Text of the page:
Graph comparing the percentage of survey responses with the percentage of the Welsh population. Aged under 35: 16% responses, 28% population. Aged 35-39: 9% responses, 7% population. Aged 40-44: 12% responses, 7% population. Aged 45-49: 12% responses, 7% population. Aged 50-54: 18% responses, 8% population. Aged 55-59: 15% responses, 9% population. Aged 60+: 18% responses, 34% population.

  • 55% of respondents identified as female, compared with 51% of the Welsh population. However, there were variations by committee.

Graph of respondents who identified as female, by committee. Climate Change, Environment, and Infrastructure, 27%. Economy, Trade, and Rural Affairs, 31%. Legislation, Justice and Constitution, 31%. Public Accounts and Public Administration, 33%. Culture, Communications, Welsh Language, Sport, and International Relations, 42%. Local Government and Housing, 57%. Finance, 64%. Equality and Social Justice, 70%. Children, Young People and Education, 71%. Health and Social Care, 74%.

In addition, females were roughly equally as likely as males to contribute oral evidence but were over-represented in written evidence and in engagement activities.

Oral evidence: female 49%, male 51%. Written evidence: female 62%, male 37%. Engagement activities: female 60%, male 40%.

  • No respondents identified as trans, compared to 0.4% of the Welsh population.
  • 12% of respondents had a disability, compared with 21% of the population.

Oral evidence: disabled 7%, non-disabled 93%. Written evidence: disabled 11%, non-disabled 89%. Engagement activities: disabled 24%, non-disabled 76%.

  • 92% of respondents described their ethnic group as ‘White’, compared to 94% of the population. Respondents describing their ethnic group as Asian, Asian Welsh, or Asian British made up 3% (in line with the population), and other ethnic groups (including Mixed or Multiple ethnic groups, Black, Black Welsh, Black British, Caribbean, or African, and other ethnic groups) made up 0-5% each.

Oral/written evidence: all other ethnic groups 6%, white 94%. Engagement activities: all other ethnic groups 20%, white 80%.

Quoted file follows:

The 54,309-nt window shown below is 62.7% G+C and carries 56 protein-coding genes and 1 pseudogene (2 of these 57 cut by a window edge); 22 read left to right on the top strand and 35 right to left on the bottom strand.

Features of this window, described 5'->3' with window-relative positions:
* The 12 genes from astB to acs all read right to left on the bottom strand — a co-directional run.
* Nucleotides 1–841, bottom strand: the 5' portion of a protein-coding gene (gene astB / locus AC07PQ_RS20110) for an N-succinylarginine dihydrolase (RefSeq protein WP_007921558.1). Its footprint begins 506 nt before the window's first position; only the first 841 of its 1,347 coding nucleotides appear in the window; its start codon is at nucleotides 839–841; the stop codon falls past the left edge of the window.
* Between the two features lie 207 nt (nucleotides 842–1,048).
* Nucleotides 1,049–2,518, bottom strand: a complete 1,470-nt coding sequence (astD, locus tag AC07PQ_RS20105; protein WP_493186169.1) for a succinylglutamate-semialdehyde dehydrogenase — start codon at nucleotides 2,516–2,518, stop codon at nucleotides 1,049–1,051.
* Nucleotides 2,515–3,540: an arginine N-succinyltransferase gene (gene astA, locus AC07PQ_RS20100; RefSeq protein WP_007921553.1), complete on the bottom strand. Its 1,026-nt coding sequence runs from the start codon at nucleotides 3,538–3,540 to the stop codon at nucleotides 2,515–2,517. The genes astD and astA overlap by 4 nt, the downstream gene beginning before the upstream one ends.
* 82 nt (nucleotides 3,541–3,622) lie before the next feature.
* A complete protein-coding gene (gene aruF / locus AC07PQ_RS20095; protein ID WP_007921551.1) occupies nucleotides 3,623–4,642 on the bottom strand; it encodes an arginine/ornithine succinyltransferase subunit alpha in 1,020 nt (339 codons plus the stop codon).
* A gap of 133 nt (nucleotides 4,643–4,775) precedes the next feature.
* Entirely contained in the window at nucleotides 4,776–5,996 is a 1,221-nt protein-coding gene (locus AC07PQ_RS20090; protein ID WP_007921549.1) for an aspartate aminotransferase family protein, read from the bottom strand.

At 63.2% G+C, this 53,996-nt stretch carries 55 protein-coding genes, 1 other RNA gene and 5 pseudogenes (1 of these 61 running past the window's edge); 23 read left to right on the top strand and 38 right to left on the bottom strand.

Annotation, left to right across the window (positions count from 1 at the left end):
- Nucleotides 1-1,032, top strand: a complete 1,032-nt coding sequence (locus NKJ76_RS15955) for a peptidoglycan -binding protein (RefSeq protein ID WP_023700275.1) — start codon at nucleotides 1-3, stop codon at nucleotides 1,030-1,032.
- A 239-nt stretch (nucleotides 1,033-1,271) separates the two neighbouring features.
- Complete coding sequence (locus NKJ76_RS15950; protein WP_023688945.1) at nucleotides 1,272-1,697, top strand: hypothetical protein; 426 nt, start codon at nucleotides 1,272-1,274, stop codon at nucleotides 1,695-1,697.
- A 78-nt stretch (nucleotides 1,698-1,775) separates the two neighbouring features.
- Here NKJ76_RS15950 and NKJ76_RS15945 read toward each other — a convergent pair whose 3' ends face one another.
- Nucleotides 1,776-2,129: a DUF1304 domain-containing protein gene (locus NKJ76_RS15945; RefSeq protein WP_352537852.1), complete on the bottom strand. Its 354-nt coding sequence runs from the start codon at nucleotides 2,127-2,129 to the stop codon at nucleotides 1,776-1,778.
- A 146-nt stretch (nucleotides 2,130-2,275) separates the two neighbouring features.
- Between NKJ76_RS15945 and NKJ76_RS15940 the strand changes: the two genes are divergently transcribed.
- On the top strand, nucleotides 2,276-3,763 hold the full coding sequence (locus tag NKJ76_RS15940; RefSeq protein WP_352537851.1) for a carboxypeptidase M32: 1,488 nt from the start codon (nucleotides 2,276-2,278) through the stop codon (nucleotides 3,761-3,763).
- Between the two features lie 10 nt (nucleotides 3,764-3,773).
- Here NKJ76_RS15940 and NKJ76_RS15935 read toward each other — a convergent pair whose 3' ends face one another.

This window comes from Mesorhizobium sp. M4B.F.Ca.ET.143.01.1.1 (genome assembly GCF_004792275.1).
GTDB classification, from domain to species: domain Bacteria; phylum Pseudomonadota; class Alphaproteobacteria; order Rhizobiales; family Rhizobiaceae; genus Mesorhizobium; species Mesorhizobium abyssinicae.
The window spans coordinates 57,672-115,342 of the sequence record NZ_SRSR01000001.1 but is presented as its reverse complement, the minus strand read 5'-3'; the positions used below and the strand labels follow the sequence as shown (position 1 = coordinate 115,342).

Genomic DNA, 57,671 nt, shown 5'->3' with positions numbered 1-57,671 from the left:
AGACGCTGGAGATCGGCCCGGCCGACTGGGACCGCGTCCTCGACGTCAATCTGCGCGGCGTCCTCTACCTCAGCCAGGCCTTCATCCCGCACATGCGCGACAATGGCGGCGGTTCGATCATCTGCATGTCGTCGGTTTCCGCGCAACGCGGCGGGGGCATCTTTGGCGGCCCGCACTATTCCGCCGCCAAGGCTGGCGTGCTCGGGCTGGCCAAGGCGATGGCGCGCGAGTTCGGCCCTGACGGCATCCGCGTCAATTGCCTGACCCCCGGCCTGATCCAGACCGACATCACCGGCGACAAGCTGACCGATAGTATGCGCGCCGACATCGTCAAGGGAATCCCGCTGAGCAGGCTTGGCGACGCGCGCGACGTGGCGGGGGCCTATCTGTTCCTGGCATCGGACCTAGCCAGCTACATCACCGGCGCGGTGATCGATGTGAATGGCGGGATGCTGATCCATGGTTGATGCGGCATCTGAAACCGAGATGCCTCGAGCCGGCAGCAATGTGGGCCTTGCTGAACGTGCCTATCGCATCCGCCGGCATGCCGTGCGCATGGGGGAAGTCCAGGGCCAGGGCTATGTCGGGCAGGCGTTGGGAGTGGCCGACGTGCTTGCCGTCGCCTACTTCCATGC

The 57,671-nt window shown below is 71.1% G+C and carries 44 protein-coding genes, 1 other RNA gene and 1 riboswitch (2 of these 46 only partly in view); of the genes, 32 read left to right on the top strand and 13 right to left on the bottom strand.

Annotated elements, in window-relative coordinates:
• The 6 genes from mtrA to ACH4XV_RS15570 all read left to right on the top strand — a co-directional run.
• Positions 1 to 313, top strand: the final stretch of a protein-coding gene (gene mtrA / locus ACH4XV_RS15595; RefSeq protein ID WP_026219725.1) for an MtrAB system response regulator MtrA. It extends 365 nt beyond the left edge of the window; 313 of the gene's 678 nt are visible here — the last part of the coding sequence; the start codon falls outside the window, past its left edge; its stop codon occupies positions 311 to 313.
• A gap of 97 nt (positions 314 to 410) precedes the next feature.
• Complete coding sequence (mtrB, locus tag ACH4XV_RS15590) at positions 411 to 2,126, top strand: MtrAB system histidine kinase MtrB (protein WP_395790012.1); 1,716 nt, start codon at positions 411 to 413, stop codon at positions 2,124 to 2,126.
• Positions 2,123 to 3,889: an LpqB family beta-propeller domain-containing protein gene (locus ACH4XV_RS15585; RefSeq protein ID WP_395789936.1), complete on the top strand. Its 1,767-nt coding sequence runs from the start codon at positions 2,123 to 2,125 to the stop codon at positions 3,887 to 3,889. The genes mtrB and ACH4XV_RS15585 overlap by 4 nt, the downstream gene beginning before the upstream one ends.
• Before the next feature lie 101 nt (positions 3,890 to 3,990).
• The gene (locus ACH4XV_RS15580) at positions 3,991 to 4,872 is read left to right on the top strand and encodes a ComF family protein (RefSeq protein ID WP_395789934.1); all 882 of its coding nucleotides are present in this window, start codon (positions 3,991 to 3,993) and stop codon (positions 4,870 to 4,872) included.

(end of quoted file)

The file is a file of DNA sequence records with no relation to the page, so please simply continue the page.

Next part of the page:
• 49% of respondents described their national identity as Welsh or Welsh and British, compared with 63% of the population.
  • More than half (56%) of respondents stated that they had no religion (compared to 47% of the population), and 41% were Christian. 0-5% (each) were Muslim, Hindu, Buddhist, Sikh, and other religions.
  • 88% of respondents described themselves as heterosexual/straight, compared with 89% of the population. 5% of respondents described themselves as gay or lesbian (compared with 2% of the population), and 5% as bisexual (compared to 1% of the population).
  • 84% of survey respondents said they did not have caring responsibilities for someone because of long-term health conditions, illnesses, or problems with old age (a slight increase from 80% in pilot 1), compared with 90% of the population.
  • Those educated to degree level or above remain overrepresented at 95% of respondents, compared to 32% of the population. Those employed full time, part time, casually, or irregularly) are also overrepresented at 88% of respondents, compared to 54% of the population.
  • 20% of respondents considered themselves to be from a disadvantaged background, an increase from 15-20% in pilot 1. Of the respondents who took part in engagement activities/visits, 30-35%  were from a disadvantaged background (compared to 19% of those providing written evidence and just 17% of people giving oral evidence).

The experience of giving evidence

  • Most respondents (91%) said they were satisfied or very satisfied with their experience of participating in committee work. 84% said that given the chance, it was ‘very likely’ that they would take part in committee work again, an increase from 76% in pilot 1.

What next?

On 3 July, the Chairs’ Forum decided to mainstream committee evidence diversity monitoring for the rest of this Senedd. Committees are also undertaking work to improve guidance about participating in their work and developing new training for staff who support committees.

You can read more about the pilot in the FAQs.

Data notes
  • Data relating to fewer than ten responses has been obfuscated, and a data range is shown instead.
  • Comparisons with pilot 1 should be treated with caution as the data is not directly comparable.
  • 89% of respondents indicated that they were happy to be asked questions about themselves, so the demographic representation section is only based on those responses. It also excludes those who chose not to answer individual questions or who answered 'prefer not to say'.
  • Figures are rounded.

Article by Hannah Johnson, Claire Thomas and Joe Wilkes, Senedd Research, Welsh Parliament